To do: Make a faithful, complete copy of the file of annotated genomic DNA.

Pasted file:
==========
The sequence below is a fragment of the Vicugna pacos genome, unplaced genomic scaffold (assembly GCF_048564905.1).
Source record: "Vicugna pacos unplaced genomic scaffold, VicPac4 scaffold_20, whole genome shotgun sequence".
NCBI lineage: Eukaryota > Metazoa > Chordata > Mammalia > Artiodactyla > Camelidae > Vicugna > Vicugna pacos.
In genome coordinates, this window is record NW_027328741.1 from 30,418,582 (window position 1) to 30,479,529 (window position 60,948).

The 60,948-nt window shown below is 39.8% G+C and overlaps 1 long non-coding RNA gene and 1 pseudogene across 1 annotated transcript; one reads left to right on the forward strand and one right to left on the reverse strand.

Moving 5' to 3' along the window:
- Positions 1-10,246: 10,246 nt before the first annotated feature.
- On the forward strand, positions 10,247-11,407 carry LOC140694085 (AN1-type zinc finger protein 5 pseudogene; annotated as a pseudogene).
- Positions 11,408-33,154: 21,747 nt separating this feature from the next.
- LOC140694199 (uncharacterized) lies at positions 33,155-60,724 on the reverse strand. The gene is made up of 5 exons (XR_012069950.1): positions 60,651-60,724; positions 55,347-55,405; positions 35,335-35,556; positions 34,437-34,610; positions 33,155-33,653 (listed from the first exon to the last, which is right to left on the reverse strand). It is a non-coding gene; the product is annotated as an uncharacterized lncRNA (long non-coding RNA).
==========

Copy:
The sequence below is a fragment of the Vicugna pacos genome, unplaced genomic scaffold (assembly GCF_048564905.1).
Source record: "Vicugna pacos unplaced genomic scaffold, VicPac4 scaffold_20, whole genome shotgun sequence".
NCBI lineage: Eukaryota > Metazoa > Chordata > Mammalia > Artiodactyla > Camelidae > Vicugna > Vicugna pacos.
In genome coordinates, this window is record NW_027328741.1 from 30,418,582 (window position 1) to 30,479,529 (window position 60,948).

The 60,948-nt window shown below is 39.8% G+C and overlaps 1 long non-coding RNA gene and 1 pseudogene across 1 annotated transcript; one reads left to right on the forward strand and one right to left on the reverse strand.

Moving 5' to 3' along the window:
- Positions 1-10,246: 10,246 nt before the first annotated feature.
- On the forward strand, positions 10,247-11,407 carry LOC140694085 (AN1-type zinc finger protein 5 pseudogene; annotated as a pseudogene).
- Positions 11,408-33,154: 21,747 nt separating this feature from the next.
- LOC140694199 (uncharacterized) lies at positions 33,155-60,724 on the reverse strand. The gene is made up of 5 exons (XR_012069950.1): positions 60,651-60,724; positions 55,347-55,405; positions 35,335-35,556; positions 34,437-34,610; positions 33,155-33,653 (listed from the first exon to the last, which is right to left on the reverse strand). It is a non-coding gene; the product is annotated as an uncharacterized lncRNA (long non-coding RNA).